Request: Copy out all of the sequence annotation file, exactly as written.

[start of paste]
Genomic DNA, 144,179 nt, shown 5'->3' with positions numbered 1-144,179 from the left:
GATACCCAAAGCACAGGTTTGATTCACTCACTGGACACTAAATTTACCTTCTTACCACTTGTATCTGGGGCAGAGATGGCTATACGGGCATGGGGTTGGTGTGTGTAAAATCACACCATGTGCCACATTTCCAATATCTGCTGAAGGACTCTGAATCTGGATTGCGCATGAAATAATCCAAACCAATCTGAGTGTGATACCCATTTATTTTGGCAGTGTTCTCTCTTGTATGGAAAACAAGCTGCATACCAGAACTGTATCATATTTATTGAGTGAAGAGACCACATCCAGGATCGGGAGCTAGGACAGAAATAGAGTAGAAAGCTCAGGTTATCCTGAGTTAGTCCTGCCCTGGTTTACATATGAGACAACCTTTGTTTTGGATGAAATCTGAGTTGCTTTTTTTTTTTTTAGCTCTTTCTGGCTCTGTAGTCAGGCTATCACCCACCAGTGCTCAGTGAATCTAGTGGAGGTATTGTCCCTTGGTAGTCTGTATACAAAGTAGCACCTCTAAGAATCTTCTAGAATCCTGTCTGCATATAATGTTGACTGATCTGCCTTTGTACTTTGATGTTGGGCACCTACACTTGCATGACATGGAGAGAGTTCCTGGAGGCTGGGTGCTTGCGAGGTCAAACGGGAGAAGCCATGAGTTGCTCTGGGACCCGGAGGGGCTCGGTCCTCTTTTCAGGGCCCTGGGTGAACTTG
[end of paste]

Genomic DNA, 144,179 nt, shown 5'->3' with positions numbered 1-144,179 from the left:
GATACCCAAAGCACAGGTTTGATTCACTCACTGGACACTAAATTTACCTTCTTACCACTTGTATCTGGGGCAGAGATGGCTATACGGGCATGGGGTTGGTGTGTGTAAAATCACACCATGTGCCACATTTCCAATATCTGCTGAAGGACTCTGAATCTGGATTGCGCATGAAATAATCCAAACCAATCTGAGTGTGATACCCATTTATTTTGGCAGTGTTCTCTCTTGTATGGAAAACAAGCTGCATACCAGAACTGTATCATATTTATTGAGTGAAGAGACCACATCCAGGATCGGGAGCTAGGACAGAAATAGAGTAGAAAGCTCAGGTTATCCTGAGTTAGTCCTGCCCTGGTTTACATATGAGACAACCTTTGTTTTGGATGAAATCTGAGTTGCTTTTTTTTTTTTTAGCTCTTTCTGGCTCTGTAGTCAGGCTATCACCCACCAGTGCTCAGTGAATCTAGTGGAGGTATTGTCCCTTGGTAGTCTGTATACAAAGTAGCACCTCTAAGAATCTTCTAGAATCCTGTCTGCATATAATGTTGACTGATCTGCCTTTGTACTTTGATGTTGGGCACCTACACTTGCATGACATGGAGAGAGTTCCTGGAGGCTGGGTGCTTGCGAGGTCAAACGGGAGAAGCCATGAGTTGCTCTGGGACCCGGAGGGGCTCGGTCCTCTTTTCAGGGCCCTGGGTGAACTTG